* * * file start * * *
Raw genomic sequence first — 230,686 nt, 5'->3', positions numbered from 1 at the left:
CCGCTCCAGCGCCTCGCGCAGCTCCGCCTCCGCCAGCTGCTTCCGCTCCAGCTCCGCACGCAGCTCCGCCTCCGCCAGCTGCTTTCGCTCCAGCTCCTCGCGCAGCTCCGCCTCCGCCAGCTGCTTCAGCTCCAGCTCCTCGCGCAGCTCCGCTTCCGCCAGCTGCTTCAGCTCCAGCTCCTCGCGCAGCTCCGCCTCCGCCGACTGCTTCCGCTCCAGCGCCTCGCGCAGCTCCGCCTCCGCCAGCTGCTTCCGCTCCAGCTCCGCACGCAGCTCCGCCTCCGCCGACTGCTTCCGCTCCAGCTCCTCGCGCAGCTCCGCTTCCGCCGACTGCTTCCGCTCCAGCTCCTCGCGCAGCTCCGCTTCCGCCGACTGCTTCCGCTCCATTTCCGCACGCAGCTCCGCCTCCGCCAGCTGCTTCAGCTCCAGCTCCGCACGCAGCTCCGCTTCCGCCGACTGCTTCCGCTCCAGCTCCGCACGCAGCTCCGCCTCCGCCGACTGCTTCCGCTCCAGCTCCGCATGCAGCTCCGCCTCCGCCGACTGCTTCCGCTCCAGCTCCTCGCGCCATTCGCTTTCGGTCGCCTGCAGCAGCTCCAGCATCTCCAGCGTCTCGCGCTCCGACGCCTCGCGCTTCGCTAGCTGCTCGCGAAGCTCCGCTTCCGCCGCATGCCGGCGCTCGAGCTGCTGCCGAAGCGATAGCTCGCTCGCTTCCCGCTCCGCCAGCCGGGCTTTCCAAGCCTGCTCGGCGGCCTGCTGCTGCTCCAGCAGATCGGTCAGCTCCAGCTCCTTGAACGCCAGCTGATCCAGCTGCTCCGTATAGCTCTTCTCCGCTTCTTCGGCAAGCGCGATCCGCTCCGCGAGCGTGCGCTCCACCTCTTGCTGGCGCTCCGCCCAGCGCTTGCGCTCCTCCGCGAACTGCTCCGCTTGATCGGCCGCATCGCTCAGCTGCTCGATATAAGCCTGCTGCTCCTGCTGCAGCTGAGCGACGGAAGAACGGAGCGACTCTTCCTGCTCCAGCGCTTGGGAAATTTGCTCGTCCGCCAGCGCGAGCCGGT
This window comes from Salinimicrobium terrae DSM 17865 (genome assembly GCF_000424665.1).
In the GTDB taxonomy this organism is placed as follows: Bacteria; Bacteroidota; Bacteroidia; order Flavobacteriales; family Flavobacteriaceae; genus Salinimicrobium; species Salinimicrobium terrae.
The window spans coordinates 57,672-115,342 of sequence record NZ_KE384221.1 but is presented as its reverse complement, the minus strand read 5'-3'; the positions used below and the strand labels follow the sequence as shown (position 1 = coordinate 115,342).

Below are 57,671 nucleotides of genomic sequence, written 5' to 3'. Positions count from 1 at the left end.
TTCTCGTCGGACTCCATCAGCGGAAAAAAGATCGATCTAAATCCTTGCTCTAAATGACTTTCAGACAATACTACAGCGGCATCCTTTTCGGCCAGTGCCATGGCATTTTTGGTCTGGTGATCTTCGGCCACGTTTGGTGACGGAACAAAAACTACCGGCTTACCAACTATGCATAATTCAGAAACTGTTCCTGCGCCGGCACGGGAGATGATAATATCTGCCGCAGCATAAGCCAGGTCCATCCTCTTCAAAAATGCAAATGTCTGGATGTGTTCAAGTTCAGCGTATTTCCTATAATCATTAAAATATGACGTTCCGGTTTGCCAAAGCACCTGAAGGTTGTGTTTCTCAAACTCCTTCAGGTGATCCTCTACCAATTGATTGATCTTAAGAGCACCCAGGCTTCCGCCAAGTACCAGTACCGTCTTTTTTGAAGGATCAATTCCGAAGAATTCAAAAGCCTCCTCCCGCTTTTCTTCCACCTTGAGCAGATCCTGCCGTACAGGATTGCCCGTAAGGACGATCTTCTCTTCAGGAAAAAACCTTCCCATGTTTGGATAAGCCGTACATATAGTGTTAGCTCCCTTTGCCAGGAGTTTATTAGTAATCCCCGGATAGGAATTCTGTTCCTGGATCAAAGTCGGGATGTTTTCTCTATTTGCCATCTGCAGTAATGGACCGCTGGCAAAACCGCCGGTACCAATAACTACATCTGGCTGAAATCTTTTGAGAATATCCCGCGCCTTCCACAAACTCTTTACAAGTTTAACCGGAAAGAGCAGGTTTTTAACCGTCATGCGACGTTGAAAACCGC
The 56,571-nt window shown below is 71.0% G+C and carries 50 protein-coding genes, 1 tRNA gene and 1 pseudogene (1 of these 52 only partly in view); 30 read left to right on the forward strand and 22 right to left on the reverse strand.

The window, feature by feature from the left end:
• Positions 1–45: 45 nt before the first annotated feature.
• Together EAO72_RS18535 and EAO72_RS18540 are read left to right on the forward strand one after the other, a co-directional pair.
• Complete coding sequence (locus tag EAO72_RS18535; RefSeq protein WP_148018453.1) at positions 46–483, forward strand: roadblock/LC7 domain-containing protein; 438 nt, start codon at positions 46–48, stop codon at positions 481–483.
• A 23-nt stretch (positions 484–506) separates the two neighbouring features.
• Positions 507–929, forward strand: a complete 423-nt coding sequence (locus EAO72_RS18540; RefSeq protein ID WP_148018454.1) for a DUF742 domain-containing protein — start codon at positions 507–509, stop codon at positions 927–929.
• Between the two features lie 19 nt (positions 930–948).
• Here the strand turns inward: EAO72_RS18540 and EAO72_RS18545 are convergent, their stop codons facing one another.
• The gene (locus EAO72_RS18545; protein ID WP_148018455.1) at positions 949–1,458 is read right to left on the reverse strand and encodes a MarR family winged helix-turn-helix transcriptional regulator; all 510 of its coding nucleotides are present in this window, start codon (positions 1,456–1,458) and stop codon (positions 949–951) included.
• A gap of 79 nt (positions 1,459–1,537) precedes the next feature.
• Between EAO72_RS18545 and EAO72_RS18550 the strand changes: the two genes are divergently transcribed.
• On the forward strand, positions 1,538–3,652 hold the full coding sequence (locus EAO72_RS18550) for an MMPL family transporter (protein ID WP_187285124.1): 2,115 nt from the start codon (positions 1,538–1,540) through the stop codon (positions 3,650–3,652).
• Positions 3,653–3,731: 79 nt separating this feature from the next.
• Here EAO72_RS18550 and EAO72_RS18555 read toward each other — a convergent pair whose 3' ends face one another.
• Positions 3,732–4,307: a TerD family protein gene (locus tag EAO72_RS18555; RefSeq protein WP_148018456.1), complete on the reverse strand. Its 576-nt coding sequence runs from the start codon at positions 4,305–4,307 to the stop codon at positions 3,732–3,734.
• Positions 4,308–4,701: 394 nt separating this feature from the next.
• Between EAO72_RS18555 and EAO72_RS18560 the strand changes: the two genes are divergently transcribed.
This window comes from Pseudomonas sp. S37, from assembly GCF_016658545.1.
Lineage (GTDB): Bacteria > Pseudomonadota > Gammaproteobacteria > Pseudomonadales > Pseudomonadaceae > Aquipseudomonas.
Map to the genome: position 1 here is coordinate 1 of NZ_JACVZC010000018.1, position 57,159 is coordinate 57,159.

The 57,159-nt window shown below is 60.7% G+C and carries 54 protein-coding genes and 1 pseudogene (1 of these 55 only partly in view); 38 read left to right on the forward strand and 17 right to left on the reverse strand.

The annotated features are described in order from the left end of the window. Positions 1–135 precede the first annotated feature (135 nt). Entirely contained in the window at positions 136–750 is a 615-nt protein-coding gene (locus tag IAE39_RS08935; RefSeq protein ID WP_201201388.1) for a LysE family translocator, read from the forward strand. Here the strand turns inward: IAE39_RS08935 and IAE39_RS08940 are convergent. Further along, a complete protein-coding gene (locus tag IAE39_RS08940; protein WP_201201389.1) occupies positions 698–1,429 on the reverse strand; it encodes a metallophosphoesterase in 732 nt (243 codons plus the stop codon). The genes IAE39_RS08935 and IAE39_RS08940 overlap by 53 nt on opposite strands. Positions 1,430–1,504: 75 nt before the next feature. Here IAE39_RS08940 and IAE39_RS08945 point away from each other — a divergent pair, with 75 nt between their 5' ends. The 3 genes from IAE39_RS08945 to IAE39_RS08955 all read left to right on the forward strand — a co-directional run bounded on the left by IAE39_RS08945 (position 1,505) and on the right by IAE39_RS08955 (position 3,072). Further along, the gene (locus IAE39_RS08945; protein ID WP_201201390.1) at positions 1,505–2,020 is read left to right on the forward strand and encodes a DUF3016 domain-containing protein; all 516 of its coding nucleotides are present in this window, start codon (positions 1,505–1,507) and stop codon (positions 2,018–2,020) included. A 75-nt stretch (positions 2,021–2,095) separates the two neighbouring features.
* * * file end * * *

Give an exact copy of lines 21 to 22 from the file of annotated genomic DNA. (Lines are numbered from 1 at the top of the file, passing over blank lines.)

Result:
• Positions 3,653–3,731: 79 nt separating this feature from the next.
• Here EAO72_RS18550 and EAO72_RS18555 read toward each other — a convergent pair whose 3' ends face one another.